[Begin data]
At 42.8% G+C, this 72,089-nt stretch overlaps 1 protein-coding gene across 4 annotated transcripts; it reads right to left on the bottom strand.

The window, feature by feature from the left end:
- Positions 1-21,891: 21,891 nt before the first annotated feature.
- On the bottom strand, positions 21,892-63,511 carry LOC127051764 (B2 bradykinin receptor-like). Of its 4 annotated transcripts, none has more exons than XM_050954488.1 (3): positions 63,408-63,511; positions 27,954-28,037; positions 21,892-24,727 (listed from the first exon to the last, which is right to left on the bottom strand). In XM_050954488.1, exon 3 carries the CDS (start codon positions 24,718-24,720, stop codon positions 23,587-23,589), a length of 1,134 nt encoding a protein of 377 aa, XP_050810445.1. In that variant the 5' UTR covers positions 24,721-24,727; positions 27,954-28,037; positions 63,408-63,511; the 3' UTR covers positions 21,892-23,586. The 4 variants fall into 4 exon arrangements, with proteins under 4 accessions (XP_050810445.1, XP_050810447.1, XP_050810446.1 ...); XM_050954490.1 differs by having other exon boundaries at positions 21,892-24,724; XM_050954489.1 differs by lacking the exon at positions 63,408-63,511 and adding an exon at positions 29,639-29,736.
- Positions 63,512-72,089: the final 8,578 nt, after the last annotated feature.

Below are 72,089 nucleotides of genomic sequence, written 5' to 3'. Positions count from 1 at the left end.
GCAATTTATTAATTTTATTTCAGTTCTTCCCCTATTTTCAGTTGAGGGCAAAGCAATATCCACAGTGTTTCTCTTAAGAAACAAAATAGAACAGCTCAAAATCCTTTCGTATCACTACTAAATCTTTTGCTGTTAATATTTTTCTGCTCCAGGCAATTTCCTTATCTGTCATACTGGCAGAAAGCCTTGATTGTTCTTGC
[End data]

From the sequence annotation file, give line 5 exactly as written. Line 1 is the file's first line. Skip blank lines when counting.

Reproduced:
- Positions 63,512-72,089: the final 8,578 nt, after the last annotated feature.